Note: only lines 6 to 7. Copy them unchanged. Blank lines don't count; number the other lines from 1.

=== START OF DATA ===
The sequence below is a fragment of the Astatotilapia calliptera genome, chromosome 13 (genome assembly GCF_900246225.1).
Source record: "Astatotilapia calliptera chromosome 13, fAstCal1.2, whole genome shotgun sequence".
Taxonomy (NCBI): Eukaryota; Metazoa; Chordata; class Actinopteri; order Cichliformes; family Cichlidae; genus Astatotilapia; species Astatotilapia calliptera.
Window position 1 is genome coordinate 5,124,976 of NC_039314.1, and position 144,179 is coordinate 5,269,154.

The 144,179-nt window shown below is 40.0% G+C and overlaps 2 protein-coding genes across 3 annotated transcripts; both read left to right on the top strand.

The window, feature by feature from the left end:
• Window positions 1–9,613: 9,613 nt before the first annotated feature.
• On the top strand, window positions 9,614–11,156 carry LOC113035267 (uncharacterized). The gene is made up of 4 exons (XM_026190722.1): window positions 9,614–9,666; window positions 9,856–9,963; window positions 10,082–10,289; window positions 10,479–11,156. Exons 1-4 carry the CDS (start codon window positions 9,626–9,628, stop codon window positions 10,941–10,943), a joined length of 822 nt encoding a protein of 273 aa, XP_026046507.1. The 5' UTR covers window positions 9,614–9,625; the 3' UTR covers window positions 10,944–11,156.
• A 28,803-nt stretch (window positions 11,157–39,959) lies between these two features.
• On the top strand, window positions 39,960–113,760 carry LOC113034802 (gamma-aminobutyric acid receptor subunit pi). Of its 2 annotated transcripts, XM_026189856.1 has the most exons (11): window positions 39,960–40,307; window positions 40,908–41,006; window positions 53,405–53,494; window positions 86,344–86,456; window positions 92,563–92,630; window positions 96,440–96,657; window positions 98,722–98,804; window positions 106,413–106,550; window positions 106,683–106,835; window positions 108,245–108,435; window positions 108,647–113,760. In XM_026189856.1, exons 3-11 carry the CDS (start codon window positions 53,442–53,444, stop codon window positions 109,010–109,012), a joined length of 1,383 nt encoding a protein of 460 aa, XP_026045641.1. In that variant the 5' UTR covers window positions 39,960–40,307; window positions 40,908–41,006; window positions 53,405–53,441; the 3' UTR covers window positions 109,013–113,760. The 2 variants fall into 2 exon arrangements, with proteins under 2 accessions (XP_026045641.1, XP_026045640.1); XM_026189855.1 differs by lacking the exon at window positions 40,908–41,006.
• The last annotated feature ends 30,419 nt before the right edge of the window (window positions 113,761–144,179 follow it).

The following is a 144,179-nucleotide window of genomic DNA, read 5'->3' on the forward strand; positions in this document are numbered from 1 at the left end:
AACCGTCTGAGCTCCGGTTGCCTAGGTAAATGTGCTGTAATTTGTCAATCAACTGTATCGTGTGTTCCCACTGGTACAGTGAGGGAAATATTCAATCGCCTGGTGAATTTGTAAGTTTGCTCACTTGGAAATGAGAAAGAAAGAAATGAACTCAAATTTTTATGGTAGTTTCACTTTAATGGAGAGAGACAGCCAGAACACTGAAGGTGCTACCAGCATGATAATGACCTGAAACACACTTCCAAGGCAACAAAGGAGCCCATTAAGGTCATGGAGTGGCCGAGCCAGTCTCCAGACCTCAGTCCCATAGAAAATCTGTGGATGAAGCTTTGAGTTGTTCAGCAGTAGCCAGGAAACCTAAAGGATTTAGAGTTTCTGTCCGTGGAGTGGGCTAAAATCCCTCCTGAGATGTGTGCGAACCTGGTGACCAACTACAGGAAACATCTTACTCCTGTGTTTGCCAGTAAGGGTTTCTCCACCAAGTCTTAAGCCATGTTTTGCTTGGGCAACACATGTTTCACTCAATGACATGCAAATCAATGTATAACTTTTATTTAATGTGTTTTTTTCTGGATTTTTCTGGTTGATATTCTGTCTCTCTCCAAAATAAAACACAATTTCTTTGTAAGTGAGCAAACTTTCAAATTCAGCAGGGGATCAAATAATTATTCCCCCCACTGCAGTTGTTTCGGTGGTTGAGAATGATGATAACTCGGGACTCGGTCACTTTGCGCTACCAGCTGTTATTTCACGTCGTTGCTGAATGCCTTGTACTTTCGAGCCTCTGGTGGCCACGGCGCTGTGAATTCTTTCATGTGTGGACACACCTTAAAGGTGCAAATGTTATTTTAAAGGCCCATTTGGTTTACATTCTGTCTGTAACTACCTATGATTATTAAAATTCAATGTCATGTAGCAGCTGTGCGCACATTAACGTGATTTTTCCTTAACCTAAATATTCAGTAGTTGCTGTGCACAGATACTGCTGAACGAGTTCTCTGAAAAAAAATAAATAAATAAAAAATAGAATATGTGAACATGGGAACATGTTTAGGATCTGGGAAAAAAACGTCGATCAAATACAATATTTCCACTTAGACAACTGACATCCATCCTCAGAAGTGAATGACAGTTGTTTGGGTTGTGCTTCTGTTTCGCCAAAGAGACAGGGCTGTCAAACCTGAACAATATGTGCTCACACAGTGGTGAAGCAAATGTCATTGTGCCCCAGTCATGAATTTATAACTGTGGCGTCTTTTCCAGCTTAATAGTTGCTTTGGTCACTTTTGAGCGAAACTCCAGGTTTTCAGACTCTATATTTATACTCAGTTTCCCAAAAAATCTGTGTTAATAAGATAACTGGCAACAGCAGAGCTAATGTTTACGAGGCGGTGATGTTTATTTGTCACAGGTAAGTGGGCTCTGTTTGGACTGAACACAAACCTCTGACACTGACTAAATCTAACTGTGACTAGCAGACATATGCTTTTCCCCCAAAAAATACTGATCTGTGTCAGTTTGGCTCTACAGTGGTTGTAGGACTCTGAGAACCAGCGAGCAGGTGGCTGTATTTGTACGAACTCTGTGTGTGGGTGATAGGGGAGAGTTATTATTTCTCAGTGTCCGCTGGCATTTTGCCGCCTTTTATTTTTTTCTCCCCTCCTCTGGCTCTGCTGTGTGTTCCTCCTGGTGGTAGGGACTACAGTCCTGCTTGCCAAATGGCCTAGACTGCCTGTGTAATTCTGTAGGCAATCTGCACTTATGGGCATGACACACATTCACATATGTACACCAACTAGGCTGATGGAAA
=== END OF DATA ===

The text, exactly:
The window, feature by feature from the left end:
• Window positions 1–9,613: 9,613 nt before the first annotated feature.